(c) Any person who engages in an act of unlawful sexual intercourse with a minor who is more than three years younger than the perpetrator is guilty of either a misdemeanor or a felony, and shall be punished by imprisonment in a county jail not exceeding one year, or by imprisonment in a state prison. . .
(d) Any person 21 years of age or older who engages in an act of unlawful sexual intercourse with a minor who is under 16 years of age is guilty of either a misdemeanor or a felony, and shall be punished by imprisonment in a county jail not exceeding one year, or by imprisonment in the state prison for two, three, or four years.”
In other words, when the age difference between the adult and the minor victim is more than three years; the charge is a felony; if three years or less, it is a misdemeanor. Civil penalties range from $2,000 to $25,000, depending on the age differences (P.C. 261.5 (e))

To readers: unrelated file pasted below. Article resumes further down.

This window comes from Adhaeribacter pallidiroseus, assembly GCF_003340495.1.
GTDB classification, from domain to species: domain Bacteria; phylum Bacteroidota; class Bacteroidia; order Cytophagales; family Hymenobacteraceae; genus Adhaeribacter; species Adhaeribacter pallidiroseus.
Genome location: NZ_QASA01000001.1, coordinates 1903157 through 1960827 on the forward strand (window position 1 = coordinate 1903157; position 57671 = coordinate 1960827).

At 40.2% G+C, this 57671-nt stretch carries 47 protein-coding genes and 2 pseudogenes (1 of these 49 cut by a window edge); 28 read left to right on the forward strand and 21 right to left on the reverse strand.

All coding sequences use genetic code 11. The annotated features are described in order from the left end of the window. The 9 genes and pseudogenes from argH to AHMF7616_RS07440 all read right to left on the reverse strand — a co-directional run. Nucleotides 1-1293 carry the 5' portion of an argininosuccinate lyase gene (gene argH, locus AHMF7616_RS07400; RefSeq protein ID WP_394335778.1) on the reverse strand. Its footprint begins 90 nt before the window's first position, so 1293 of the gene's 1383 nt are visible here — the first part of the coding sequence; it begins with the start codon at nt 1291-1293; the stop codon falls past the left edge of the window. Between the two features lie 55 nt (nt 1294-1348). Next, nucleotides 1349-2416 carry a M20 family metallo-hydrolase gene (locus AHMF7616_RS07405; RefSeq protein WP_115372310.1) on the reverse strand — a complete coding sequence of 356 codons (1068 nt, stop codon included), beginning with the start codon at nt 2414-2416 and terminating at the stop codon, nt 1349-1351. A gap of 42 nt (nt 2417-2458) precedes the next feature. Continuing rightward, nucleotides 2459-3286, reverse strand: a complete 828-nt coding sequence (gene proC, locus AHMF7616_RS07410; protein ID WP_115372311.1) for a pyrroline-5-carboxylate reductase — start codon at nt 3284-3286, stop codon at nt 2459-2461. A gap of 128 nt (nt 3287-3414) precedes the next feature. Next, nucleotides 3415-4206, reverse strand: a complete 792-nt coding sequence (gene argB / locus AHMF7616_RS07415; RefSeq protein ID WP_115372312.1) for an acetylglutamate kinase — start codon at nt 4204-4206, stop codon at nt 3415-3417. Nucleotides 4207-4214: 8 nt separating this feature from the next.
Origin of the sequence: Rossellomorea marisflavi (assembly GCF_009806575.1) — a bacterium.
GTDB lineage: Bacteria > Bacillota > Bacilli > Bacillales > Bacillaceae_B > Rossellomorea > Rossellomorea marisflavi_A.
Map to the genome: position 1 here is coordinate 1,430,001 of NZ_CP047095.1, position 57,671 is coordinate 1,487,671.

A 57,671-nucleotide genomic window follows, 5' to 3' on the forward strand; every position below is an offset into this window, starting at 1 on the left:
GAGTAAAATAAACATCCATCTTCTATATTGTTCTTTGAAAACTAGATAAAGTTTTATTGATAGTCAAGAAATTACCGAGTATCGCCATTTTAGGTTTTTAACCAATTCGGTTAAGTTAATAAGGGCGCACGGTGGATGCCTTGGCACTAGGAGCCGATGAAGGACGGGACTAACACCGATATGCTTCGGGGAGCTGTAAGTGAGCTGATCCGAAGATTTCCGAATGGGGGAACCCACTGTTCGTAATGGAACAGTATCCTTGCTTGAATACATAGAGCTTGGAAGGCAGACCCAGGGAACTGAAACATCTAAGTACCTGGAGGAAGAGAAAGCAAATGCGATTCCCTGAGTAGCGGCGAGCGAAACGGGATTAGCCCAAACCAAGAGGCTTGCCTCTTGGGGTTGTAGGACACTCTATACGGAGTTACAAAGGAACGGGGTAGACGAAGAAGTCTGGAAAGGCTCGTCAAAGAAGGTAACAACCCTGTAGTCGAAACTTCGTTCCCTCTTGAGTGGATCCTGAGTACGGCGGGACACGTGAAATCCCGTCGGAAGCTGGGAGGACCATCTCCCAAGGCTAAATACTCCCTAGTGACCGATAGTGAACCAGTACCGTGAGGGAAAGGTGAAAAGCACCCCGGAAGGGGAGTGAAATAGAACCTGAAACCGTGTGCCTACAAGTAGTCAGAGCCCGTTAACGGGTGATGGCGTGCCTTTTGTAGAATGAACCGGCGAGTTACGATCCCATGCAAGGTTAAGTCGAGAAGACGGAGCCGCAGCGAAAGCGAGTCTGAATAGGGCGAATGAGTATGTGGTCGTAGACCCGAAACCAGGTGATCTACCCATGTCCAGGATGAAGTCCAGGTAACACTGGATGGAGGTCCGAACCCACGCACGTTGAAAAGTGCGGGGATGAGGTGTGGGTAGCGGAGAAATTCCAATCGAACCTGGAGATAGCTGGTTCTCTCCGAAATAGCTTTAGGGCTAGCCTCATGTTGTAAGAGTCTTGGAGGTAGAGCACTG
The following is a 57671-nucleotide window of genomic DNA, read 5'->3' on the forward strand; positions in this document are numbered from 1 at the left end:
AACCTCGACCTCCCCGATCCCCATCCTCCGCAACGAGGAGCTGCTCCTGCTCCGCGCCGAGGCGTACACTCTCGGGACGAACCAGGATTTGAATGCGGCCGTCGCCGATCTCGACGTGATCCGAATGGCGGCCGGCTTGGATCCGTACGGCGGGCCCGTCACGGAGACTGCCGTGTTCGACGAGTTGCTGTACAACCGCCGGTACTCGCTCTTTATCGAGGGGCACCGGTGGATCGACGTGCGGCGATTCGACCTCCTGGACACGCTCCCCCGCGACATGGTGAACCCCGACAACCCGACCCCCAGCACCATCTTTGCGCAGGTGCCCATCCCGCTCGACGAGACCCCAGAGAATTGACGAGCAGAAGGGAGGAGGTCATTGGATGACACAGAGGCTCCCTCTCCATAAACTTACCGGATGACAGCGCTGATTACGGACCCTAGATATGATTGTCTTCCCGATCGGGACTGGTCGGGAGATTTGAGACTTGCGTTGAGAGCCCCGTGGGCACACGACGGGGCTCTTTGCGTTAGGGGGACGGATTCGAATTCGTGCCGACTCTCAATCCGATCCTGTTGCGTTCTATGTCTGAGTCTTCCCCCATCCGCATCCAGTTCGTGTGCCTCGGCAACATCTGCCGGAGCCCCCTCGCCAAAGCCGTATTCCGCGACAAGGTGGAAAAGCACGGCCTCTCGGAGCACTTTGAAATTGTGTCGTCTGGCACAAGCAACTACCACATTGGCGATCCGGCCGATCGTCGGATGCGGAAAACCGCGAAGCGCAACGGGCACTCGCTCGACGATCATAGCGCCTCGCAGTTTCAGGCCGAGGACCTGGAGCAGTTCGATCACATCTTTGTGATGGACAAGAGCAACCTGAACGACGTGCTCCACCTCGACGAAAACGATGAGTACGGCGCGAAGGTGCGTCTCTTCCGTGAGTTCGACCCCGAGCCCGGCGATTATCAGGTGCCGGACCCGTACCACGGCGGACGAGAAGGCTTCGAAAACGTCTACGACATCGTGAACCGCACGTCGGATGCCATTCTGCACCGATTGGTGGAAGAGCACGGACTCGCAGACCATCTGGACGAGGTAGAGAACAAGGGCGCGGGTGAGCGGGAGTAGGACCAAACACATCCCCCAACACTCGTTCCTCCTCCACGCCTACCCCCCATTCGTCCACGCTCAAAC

Mandated reports of sexual abuse are required for children under 18 (14 - 17 years) where there is sexual assault, sexual abuse, or sexual exploitation (as defined by penal Code 11165.1). (Further information on specific Penal Codes can be found at www.leginfo.ca.gov.

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What is not reportable?

• Voluntary sexual activity between children are both under the age of 15 years and who are of similqar age and sophistication is not a crime and need not be reported under the Child Abuse and Neglect Reporting Act. (people ex rel. Eichenberger v. Stockton Pregnancy Control Medical Clinic, Inc. (1988) 204 Cal.App.3d 225; Planned Parenthood Affiliates v. Van de Kamp (1986) 181 Cal.App.3d 245.)